Is the Comelec ready to count?
The certificates of candidacy have been filed. Is the Commission on Elections ready for the May 2016 vote?
Controversies involving integrity questions have been hounding the Comelec since 2003. The 2004 presidential election was supposed to be the first fully automated polls. But the Supreme Court pronounced the contract with Mega Pacific eSolutions Inc., a supply arrangement valued at close to P1.3 billion, null and void, as its execution violated the Procurement Law. It was determined to be fraudulently negotiated.
Yet then Ombudsman Merceditas Gutierrez decided that no one from the Comelec or Mega Pacific was criminally or administratively liable. The Supreme Court said there was a crime; the Ombudsman concluded there were no criminals. And the Comelec goes on its business-as-usual way.
Again there are cases pending in the Supreme Court questioning the award by the Comelec to Smartmatic-TIM of the contract to supply by lease, valued at P6.68 billion, 70,977 optical mark readers (OMR) to replace the unrefurbished 81,896 precinct count optical scan (PCOS) machines. Last March 24, a temporary restraining order was issued by the high court to stop the refurbishing of the PCOS machines by Smartmatic for P268 million—a “midnight contract” signed by the then outgoing chair, Sixto Brillantes. The refurbishing deal stopped, the Comelec simultaneously bid out the refurbishing of the PCOS machines and the supply of 70,977 new OMRs, as well as additional 20,000 OMRs.
Smartmatic was no longer interested in the refurbishing. It submitted a bid for the new supply but a failed bidding was declared. At one point, Smartmatic was even disqualified by the Comelec bids and awards committee (BAC) for documentation deficiency and noncompliance on technical aspects. But the election commissioners, meeting en banc, reversed the BAC’s disqualification decision. There is reason to be suspicious of the process, thus the petitions at the Supreme Court.
The 2010 presidential election was supposed to be the first automated polls, with Smartmatic supplying the 81,896 PCOS machines by lease contract for P7.9 billion, with an option to buy. For the 2013 elections, the option to buy was exercised for P1.8 billion. The total cost of the machines, therefore, was P9.7 billion—over seven times the amount involved in the deal with Mega Pacific, which the high court wanted refunded and the machines returned. Questions also accompanied the award to Smartmatic for the 2010 and 2013 elections. There were issues on the source code and the ownership of the software. Glitches marred the actual run. The transparency of the process under the automated system was deemed inadequate.
Yes, the election results allowed for the earlier proclamation of the winning candidates. But at what price? Hello, Smartmatic! Are the votes of the Filipino people being counted properly? Perhaps dishonest elected public officials are the natural outcome of a dishonest conduct of elections.
It is imperative that the Comelec get its act together and convince the voting public and the candidates that the entire election process will be free, clean, fair, honest and peaceful. Else, the election will be meaningless. As long as there are pending cases in the Supreme Court questioning the legality and propriety of how the Comelec has procured whatever it will use for the elections, the polls will have to be put on hold. The limited time for preparations is not an excuse to hold elections without all that is needed.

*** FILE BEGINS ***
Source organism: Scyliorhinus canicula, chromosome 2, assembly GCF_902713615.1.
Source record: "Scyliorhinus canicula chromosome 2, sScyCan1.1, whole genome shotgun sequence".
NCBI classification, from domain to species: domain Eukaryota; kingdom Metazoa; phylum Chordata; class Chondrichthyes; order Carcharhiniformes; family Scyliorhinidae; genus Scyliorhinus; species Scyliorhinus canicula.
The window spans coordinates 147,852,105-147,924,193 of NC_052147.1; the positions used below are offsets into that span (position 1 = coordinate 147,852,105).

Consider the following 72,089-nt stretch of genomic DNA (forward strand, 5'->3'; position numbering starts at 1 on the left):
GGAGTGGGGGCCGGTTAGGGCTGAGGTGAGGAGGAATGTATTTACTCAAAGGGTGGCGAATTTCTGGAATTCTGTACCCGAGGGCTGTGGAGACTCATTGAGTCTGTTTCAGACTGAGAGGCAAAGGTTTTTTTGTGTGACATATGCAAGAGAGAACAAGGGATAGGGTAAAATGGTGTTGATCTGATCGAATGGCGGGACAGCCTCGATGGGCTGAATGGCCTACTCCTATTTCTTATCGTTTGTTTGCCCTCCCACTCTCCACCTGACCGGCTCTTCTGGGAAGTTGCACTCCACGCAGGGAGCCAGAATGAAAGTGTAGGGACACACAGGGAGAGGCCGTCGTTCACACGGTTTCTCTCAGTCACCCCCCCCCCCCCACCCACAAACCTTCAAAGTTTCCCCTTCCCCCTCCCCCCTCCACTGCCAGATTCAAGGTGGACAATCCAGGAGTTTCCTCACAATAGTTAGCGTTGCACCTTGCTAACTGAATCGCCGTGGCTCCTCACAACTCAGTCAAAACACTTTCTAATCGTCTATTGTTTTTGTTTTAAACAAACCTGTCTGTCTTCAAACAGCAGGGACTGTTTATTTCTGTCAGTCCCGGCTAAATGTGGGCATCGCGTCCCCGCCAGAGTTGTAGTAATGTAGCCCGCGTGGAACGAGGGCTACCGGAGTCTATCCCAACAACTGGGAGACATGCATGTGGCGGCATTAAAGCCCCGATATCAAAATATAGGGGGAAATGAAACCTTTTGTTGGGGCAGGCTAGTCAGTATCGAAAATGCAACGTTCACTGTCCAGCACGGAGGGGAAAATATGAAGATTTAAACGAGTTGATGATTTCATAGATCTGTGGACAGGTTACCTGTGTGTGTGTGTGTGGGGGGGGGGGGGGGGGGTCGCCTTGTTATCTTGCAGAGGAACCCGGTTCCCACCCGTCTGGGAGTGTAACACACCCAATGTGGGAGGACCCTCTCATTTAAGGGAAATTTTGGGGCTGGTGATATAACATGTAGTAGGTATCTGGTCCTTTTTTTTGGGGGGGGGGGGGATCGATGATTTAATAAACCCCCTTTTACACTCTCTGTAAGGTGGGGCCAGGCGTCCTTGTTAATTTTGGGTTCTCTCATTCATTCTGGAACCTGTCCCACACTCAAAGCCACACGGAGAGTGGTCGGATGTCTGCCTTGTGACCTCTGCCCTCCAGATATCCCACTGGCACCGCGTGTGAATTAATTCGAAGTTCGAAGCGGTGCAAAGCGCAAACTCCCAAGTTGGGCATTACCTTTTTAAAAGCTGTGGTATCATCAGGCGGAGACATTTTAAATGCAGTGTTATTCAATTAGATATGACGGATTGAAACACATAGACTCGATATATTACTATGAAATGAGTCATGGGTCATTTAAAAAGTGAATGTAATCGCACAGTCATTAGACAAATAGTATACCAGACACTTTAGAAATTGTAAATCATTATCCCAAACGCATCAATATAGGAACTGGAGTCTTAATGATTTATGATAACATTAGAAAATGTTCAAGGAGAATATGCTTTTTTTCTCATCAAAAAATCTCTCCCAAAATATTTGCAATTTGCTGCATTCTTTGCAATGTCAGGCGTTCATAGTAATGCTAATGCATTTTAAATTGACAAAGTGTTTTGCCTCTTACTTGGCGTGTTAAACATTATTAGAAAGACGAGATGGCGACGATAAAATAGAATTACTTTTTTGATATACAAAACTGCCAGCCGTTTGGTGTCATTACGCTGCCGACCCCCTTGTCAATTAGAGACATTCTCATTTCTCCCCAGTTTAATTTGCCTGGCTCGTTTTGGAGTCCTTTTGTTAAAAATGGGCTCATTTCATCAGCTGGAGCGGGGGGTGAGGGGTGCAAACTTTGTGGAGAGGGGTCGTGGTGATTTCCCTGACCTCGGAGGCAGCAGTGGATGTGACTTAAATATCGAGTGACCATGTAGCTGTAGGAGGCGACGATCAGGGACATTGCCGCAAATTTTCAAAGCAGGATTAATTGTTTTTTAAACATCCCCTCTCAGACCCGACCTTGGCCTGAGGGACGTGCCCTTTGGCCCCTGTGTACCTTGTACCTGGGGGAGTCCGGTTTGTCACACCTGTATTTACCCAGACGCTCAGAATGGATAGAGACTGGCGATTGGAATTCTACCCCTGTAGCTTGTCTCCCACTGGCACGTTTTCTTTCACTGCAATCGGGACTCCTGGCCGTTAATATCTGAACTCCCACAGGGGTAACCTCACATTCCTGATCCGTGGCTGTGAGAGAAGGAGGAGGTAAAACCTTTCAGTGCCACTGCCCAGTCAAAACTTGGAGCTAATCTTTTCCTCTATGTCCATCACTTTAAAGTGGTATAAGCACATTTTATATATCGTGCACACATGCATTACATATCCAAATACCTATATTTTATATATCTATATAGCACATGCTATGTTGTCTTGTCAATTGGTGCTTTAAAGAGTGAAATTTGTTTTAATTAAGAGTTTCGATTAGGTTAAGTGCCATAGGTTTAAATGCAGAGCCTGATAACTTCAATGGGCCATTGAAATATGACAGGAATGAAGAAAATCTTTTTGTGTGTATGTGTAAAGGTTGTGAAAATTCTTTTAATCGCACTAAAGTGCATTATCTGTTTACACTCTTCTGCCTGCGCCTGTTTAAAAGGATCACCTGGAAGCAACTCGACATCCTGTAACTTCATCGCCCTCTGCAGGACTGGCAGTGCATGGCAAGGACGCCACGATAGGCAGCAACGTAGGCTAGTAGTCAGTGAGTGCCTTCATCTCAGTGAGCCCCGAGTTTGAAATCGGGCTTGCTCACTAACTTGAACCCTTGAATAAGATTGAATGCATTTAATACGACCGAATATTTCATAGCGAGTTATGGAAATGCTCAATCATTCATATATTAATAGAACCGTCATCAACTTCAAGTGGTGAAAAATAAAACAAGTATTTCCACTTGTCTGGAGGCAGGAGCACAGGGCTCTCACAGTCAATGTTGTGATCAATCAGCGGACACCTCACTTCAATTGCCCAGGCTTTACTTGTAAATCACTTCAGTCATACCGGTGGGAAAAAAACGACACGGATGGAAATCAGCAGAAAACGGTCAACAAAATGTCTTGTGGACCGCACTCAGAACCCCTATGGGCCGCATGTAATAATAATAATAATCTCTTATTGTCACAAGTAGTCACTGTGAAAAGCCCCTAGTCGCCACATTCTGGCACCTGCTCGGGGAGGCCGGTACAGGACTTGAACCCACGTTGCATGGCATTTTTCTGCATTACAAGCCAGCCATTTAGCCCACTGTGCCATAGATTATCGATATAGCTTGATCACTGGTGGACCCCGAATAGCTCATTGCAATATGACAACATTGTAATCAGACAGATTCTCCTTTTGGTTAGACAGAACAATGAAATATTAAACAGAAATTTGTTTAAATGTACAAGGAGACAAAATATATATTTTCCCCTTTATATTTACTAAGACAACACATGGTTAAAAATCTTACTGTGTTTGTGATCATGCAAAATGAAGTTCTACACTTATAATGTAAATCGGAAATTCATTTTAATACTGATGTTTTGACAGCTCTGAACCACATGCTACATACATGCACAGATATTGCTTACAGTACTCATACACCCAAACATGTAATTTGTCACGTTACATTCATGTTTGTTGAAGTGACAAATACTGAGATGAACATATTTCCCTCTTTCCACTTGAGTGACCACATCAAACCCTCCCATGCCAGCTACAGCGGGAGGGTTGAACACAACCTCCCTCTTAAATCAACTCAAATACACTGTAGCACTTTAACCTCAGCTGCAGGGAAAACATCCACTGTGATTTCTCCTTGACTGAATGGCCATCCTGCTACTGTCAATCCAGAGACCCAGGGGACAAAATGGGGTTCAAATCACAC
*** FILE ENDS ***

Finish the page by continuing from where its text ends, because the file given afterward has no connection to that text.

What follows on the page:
The Comelec, a constitutional body, has vast powers to decide on matters pertaining to elections. Chair Andres Bautista must do everything to project the integrity of the Comelec as worthy and capable of conducting the 2016 presidential election.
There have been serious questions of cheating in presidential elections since after the restoration of democracy in 1986. Miriam Defensor Santiago has not conceded that she lost the 1992 election to Fidel V. Ramos. Then there is the “Hello Garci” election of 2004, which Fernando Poe Jr. protested as having been stolen from him by Gloria Macapagal Arroyo. This must still be vivid in the mind of his daughter, Sen. Grace Poe, who is running in the 2016 presidential race. Can there be a “Hello Smartmatic” circa 2016? The 2004 scenario looked deviously orchestrated, with pre- and post-election polling results seemingly conditioning the public mind for the projected outcome. GMA may have really won the vote if Cebu and Maguindanao were assumed real, but not by the more than one million she wanted, and got. The questionable legitimacy of her term and the acquiescence of vested interests brought perdition to the land.
The result of the 2010 presidential election may not be in doubt, but this was the first automated election and the efficacy of the 2013 automation conducted under Smartmatic a second time around has apparently not been validated adequately for everyone’s comfort. The hybrid voting process looks like a sound option for 2016.
On May 9, 2016, the sixth president of the post-Edsa republic will be elected. Can the next president give the Filipino people reason to hope? The Comelec is managing the starting block: If there will be doubtful integrity and wanting credibility in the electoral process, the people can kiss hope goodbye.
Danilo S. Venida ([email protected]) holds undergraduate and postgraduate degrees from the University of the Philippines and the Center for Research and Communication/University of Asia and the Pacific. He is a former president of the Philippine Daily Inquirer and is now a business consultant.
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